“How can Christians support Donald Trump?” by Diane Winston, Religion News Service, 12/17/18.
…While conservative white evangelicals are a significant voting bloc and, as such, command cultural cachet, they’re not monolithic. Millions of evangelicals, notably those who aren’t white, didn’t support Trump.
The evangelical world is more complex than news coverage of Jerry Falwell Jr. and Franklin Graham would suggest. A handful of white conservative leaders, even if they don’t all agree, isn’t representative of American evangelicalism’s breadth.
That’s why a group of scholars, including evangelicals, former evangelicals and non-evangelicals who are black, white and brown, met regularly this fall to discuss and develop a typology that would describe the complexity of American evangelicalism. Those discussions eventually led my colleagues and me at the Center for Religion and Civic Culture at the University of Southern California to create a short guide on the varieties of American evangelicalism.
Illustrations classify five types of American evangelicalism. Image courtesy of USC
…The guide breaks evangelicals into five groups: Trump-vangelicals, Neo-Fundamentalist Evangelicals, iVangelicals, Kingdom Christians and Peace and Justice Evangelicals.
We used three sorting criteria.
First, each group shares a basic agreement on evangelical theology. Second, they each understand themselves as existing within the larger tradition of American evangelicalism, whether or not they refer to themselves, their churches and other organizations as “evangelical.”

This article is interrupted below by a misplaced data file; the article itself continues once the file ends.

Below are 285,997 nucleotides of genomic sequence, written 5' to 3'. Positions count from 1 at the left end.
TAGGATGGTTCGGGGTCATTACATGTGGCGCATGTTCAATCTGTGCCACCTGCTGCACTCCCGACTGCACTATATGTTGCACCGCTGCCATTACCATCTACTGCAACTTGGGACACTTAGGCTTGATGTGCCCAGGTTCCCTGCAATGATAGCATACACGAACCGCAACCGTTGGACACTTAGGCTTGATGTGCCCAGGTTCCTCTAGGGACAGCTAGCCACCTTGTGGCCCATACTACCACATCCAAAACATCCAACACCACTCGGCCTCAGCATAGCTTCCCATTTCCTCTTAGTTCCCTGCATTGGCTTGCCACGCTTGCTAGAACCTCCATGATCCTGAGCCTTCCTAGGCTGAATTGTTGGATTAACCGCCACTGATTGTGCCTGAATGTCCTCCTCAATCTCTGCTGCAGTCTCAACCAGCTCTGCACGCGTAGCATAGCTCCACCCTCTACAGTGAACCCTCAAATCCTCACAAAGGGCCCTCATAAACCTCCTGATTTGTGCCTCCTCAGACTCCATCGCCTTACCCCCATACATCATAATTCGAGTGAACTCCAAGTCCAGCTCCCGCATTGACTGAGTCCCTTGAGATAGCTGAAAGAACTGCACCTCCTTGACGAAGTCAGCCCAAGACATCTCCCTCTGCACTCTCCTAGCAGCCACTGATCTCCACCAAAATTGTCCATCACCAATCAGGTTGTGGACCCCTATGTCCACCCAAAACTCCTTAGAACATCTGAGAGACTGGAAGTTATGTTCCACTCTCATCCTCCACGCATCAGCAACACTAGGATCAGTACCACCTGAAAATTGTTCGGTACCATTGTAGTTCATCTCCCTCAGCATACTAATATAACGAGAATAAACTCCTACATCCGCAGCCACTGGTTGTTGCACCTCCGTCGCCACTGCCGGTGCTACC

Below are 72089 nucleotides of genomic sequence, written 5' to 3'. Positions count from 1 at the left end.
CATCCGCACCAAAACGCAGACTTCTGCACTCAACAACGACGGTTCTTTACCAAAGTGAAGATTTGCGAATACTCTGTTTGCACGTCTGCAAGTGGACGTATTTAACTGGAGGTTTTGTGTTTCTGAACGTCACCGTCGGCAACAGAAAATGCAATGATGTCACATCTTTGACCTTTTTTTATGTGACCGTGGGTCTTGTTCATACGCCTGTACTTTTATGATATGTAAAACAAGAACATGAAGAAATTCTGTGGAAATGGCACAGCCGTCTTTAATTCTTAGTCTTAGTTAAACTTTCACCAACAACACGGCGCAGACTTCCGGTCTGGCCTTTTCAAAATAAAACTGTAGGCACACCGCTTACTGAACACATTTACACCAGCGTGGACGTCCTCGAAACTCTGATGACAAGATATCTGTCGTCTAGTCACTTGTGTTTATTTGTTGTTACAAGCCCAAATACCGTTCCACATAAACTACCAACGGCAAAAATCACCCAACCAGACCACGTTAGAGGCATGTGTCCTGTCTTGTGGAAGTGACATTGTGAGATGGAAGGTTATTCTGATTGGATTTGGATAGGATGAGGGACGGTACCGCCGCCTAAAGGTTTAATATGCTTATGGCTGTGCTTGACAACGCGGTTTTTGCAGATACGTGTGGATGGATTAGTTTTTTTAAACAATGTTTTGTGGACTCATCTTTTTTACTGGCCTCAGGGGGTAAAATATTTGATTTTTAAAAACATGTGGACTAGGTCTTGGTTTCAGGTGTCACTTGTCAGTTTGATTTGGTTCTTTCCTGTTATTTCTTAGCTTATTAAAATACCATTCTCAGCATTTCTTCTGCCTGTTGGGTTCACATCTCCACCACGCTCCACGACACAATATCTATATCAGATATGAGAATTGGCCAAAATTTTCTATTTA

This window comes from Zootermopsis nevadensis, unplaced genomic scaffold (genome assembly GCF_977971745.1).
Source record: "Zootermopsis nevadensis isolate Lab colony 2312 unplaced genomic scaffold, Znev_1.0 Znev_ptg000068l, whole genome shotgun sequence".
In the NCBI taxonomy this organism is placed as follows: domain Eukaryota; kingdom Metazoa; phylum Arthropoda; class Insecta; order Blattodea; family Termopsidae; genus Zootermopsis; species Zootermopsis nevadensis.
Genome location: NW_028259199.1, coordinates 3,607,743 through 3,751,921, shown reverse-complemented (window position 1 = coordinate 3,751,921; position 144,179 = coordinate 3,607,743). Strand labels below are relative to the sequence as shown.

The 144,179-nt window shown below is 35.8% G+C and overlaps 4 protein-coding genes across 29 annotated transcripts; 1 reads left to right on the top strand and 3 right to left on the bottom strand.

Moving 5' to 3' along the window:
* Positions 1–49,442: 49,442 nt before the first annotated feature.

Third, their theology motivates how they act in the world, including social and political activities, and their attitudes toward people who do not share their faith.
Trump-vangelicals are the most visible inheritors of the religious right’s mission to make America a Christian nation. The majority of this group is white, but some Latinos, Asians and African-Americans also belong. Many are not just concerned with electoral politics but also see their work as preparation for the Second Coming. Members stay connected through educational and media networks, including Fox News, and look to men like James Dobson, John Hagee and Franklin Graham for leadership.
Fundamentalist Evangelicals share the same worldview as Trump-vangelicals but cite moral and theological reasons for not supporting the president. However, they appreciate Trump’s making good on their agenda, and many voted for him, some holding their noses.
Unlike the Trump-vangelicals, neo-fundamentalists strive to be politically pure, motivated only by Christianity’s teachings. Notables include Russell Moore of the Southern Baptist Convention and Tony Evans of the Oak Cliff Bible Fellowship in Dallas.
iVangelicals, the largest division of American evangelicals, belong to megachurches. Mostly white, they also include Latinos, Asians and African-Americans. Though socially conservative, they are more concerned with church life than politics. Social change, they say, comes from individual conversion: people need to be saved before political structures change. Joel Osteen of Lakewood Church in Houston represents this group, as do T.D. Jakes of the Potter’s House Church of Dallas and the leadership of Hillsong.
Kingdom Christians are the most racially and ethnically diverse of the groups. Churches tend to be urban and hyper-local, and members are active in their communities, working for grassroots changes that mitigate human suffering. Because of their local orientation, few leaders are nationally known.
Peace and Justice Evangelicals make up a small but growing movement of older leaders, mostly white men, and young adherents who are racially and ethnically diverse. Though many are pro-life, they part company with other evangelicals by focusing on issues such as racial justice, gender equality, immigration reform and “creation care” — what the rest of America calls environmentalism.
Read more at … https://religionnews.com/2018/12/17/how-can-christians-support-donald-trump/